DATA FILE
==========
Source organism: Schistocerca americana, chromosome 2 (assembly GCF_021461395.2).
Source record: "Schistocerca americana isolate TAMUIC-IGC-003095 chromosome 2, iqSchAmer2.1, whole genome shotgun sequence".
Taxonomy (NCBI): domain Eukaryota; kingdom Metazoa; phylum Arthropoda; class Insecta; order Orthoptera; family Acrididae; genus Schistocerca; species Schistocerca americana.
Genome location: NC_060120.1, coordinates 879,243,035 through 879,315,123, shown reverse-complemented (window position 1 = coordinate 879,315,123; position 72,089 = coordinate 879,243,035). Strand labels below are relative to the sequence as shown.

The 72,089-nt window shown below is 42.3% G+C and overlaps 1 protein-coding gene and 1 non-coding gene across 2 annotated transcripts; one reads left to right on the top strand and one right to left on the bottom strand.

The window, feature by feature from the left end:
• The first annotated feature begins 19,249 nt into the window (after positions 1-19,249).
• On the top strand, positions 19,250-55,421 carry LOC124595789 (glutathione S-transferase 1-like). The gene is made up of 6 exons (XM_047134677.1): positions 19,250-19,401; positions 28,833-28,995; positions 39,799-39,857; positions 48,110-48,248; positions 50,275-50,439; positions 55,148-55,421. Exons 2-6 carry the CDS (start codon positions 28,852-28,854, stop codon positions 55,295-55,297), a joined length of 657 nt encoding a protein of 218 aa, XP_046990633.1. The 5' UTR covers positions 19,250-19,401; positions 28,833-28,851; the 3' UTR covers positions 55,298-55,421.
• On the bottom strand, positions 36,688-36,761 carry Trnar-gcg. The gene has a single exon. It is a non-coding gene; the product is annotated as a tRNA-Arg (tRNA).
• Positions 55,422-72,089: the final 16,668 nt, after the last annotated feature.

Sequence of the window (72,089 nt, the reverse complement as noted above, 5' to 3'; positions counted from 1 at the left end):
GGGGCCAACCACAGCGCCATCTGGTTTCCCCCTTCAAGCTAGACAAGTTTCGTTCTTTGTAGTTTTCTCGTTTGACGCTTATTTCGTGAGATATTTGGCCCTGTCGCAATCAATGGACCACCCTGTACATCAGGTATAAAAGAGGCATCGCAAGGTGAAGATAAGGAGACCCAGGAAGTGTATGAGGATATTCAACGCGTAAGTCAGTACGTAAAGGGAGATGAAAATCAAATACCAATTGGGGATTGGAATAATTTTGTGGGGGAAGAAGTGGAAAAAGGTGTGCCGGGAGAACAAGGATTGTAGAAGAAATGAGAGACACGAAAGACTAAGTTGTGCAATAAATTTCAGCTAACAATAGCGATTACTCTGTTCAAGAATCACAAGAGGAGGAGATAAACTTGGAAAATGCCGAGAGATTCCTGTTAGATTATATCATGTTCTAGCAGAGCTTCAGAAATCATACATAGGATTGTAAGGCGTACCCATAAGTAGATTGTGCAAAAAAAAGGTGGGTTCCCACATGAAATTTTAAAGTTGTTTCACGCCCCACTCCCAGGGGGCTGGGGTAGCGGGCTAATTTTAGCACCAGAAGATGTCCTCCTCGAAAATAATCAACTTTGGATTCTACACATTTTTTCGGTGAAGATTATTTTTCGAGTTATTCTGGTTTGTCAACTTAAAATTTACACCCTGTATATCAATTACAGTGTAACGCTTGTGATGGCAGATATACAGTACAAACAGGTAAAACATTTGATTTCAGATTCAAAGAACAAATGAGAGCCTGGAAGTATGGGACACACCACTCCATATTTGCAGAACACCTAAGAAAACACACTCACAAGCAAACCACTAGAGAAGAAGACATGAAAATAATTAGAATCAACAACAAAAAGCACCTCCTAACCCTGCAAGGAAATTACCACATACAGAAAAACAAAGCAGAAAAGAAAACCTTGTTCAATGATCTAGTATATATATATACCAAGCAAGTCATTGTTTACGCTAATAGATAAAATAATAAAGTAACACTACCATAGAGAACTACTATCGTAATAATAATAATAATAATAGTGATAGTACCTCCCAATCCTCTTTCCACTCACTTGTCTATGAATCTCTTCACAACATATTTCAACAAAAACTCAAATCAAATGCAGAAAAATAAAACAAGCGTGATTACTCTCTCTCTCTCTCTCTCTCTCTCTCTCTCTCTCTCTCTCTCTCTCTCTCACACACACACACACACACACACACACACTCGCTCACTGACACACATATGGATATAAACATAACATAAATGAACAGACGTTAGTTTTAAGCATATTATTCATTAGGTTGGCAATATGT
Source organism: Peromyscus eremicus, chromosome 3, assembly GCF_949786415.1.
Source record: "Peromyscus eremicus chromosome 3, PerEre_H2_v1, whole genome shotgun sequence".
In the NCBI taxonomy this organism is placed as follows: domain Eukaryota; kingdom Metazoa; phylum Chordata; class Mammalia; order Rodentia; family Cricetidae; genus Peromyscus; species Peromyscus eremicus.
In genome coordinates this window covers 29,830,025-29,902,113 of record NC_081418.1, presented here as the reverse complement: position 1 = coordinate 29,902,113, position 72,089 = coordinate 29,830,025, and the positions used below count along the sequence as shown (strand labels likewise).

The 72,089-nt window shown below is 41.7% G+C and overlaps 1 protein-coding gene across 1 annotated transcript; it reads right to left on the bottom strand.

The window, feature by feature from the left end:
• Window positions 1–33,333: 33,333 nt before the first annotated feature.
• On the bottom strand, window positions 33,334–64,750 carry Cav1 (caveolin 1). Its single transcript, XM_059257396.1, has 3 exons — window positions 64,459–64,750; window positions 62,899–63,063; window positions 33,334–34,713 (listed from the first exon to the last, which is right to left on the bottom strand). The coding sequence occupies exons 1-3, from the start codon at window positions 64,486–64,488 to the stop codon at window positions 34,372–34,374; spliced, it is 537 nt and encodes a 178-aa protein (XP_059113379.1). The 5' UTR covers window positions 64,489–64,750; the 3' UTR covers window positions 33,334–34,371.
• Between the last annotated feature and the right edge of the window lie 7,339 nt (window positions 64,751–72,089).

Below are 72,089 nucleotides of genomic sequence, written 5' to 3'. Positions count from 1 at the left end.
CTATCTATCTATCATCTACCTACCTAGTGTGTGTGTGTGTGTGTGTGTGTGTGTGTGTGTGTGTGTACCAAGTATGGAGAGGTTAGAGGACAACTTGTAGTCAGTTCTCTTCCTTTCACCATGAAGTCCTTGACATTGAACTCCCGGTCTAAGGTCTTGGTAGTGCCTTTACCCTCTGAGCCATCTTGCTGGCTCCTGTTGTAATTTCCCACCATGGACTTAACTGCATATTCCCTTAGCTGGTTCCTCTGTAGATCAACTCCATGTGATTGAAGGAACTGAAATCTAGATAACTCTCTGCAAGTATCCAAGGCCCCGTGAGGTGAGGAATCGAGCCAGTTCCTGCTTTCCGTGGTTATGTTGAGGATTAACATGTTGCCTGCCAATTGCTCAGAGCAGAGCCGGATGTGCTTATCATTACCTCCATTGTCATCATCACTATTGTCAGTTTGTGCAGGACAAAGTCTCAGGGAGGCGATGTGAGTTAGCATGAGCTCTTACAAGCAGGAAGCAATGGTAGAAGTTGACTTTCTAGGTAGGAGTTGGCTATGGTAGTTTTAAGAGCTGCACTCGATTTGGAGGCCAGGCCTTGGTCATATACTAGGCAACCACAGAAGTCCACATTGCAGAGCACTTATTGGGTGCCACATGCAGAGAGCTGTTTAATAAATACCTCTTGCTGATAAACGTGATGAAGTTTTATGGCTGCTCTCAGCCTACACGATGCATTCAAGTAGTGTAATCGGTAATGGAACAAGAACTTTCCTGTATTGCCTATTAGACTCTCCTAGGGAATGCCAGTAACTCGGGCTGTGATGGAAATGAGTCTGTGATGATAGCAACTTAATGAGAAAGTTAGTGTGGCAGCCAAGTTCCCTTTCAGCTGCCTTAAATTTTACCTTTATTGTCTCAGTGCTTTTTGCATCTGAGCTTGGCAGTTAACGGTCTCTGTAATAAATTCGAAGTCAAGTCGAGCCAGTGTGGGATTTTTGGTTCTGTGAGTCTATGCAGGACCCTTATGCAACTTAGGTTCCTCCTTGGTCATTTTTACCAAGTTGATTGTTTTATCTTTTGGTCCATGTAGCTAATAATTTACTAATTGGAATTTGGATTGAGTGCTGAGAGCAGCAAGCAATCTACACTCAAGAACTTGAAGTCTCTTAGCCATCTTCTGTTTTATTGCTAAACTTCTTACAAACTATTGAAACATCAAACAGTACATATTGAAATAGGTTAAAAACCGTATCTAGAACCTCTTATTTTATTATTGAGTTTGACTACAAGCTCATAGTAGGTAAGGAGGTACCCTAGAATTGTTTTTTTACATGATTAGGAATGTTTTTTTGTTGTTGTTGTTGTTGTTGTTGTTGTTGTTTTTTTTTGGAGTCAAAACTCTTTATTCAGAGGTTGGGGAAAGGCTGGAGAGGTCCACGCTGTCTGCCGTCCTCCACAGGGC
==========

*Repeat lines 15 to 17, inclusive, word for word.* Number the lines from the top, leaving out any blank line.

In the NCBI taxonomy this organism is placed as follows: domain Eukaryota; kingdom Metazoa; phylum Chordata; class Mammalia; order Rodentia; family Cricetidae; genus Peromyscus; species Peromyscus eremicus.
In genome coordinates this window covers 29,830,025-29,902,113 of record NC_081418.1, presented here as the reverse complement: position 1 = coordinate 29,902,113, position 72,089 = coordinate 29,830,025, and the positions used below count along the sequence as shown (strand labels likewise).

The 72,089-nt window shown below is 41.7% G+C and overlaps 1 protein-coding gene across 1 annotated transcript; it reads right to left on the bottom strand.